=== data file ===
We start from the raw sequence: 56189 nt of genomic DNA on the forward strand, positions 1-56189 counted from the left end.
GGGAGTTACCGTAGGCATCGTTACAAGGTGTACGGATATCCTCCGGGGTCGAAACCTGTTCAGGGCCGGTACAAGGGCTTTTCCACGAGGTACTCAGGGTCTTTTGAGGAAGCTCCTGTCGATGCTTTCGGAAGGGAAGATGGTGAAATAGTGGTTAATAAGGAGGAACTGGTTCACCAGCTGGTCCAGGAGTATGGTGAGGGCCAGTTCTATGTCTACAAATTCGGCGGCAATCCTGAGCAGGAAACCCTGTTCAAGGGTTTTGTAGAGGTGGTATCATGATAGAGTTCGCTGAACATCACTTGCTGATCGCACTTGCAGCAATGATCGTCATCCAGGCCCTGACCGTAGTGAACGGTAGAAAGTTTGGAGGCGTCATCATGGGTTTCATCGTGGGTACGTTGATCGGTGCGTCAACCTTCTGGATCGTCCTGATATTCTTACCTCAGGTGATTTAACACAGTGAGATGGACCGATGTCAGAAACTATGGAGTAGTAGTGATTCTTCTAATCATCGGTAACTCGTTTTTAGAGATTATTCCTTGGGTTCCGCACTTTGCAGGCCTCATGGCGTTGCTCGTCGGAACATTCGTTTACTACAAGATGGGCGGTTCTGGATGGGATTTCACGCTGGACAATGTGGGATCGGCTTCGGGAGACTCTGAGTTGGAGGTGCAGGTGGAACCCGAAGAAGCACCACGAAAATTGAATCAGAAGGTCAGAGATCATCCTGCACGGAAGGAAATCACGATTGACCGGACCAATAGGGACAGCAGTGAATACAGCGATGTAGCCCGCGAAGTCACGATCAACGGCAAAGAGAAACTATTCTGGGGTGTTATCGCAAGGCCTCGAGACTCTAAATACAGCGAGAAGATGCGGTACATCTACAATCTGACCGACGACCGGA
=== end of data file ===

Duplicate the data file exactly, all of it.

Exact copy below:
We start from the raw sequence: 56189 nt of genomic DNA on the forward strand, positions 1-56189 counted from the left end.
GGGAGTTACCGTAGGCATCGTTACAAGGTGTACGGATATCCTCCGGGGTCGAAACCTGTTCAGGGCCGGTACAAGGGCTTTTCCACGAGGTACTCAGGGTCTTTTGAGGAAGCTCCTGTCGATGCTTTCGGAAGGGAAGATGGTGAAATAGTGGTTAATAAGGAGGAACTGGTTCACCAGCTGGTCCAGGAGTATGGTGAGGGCCAGTTCTATGTCTACAAATTCGGCGGCAATCCTGAGCAGGAAACCCTGTTCAAGGGTTTTGTAGAGGTGGTATCATGATAGAGTTCGCTGAACATCACTTGCTGATCGCACTTGCAGCAATGATCGTCATCCAGGCCCTGACCGTAGTGAACGGTAGAAAGTTTGGAGGCGTCATCATGGGTTTCATCGTGGGTACGTTGATCGGTGCGTCAACCTTCTGGATCGTCCTGATATTCTTACCTCAGGTGATTTAACACAGTGAGATGGACCGATGTCAGAAACTATGGAGTAGTAGTGATTCTTCTAATCATCGGTAACTCGTTTTTAGAGATTATTCCTTGGGTTCCGCACTTTGCAGGCCTCATGGCGTTGCTCGTCGGAACATTCGTTTACTACAAGATGGGCGGTTCTGGATGGGATTTCACGCTGGACAATGTGGGATCGGCTTCGGGAGACTCTGAGTTGGAGGTGCAGGTGGAACCCGAAGAAGCACCACGAAAATTGAATCAGAAGGTCAGAGATCATCCTGCACGGAAGGAAATCACGATTGACCGGACCAATAGGGACAGCAGTGAATACAGCGATGTAGCCCGCGAAGTCACGATCAACGGCAAAGAGAAACTATTCTGGGGTGTTATCGCAAGGCCTCGAGACTCTAAATACAGCGAGAAGATGCGGTACATCTACAATCTGACCGACGACCGGA